The elasticity of William Shakespeare's words — the way they can be stretched to anywhere, anytime, and still resonate universal truths — will be put to the test this Friday by GableStage and wunderkind Tarell Alvin McCraney.
A year after McCraney and the area's premier theater company put together a radical truncation of Hamlet, converting the classic into a 90-minute potboiler, they will transplant Shakespeare's divisive tragedy Antony and Cleopatra from its original setting of the Sicilian Revolt circa 44 B.C. to the Haitian Revolution of the 18th Century.
Imperial politics will play out in a stripped-down version of Saint-Domingue in this landmark production, which has been years in the making.
Antony and Cleopatra
Antony and Cleopatra: Friday, January 10, through February 9, at the Colony Theatre, 1040 Lincoln Rd., Miami Beach. Tickets cost $65 to $75 plus fees, and showtimes are8 p.m. FridayandSaturdayand2 p.m. Sunday. Call 305-564-1040 or visitticketmaster.com.
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GableStage is producing the work in collaboration with New York's Public Theater and London's Royal Shakespeare Company, marking a first for a Miami theater. Also staged in England, New York, and Miami-Dade schools, it was funded in part by a successful $55,000 Kickstarter campaign and will include an international cast of expert Shakespearean actors. It stars Joaquina Kalukango, a Juilliard graduate and Broadway veteran, as Cleopatra, and Jonathan Cake, a Brit who has done everything from the Royal Shakespeare Company to Desperate Housewives, as Mark Antony.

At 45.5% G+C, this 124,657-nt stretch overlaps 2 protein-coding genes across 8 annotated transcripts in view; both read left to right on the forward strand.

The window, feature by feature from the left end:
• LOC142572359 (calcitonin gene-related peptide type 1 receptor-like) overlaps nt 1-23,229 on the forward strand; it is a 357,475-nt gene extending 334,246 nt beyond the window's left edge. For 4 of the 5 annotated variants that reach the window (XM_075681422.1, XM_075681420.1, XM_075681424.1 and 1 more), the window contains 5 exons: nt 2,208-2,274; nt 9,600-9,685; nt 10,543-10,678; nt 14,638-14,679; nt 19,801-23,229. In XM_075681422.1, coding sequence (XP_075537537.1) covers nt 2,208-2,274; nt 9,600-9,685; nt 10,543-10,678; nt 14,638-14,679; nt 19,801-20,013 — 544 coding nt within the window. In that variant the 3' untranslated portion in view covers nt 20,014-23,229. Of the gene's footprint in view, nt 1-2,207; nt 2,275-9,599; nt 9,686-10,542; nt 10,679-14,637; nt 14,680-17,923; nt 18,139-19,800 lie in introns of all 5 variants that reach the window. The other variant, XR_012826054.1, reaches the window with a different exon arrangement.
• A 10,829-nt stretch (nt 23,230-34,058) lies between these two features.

McCraney described it this way: "Taking this equal parts tragedy, equal parts history, and setting it in the budding racial politics of the New World, a history ripe with pirating and battles over loyalty, we heighten the forbidden and passionate love affair between the conqueror, Antony, and colonized, Cleopatra."
McCraney is a MacArthur Genius grant winner who grew up in a Liberty City that had been virtually leveled by riots in 1980. His mother had substance-abuse problems and was HIV-positive. As a gay black man, he had to fight more than most to reach the top, but after graduating from New World School of the Arts, he headed for DePaul University and then Yale. In 2008, McCraney was named International Playwright in Residence at the Royal Shakespeare Company, and two years later, he joined the Steppenwolf Theatre Company in Chicago.
GableStage's home base isn't large enough to accommodate the hoopla surrounding this one. Instead, performances will take place at the Colony Theatre in South Beach.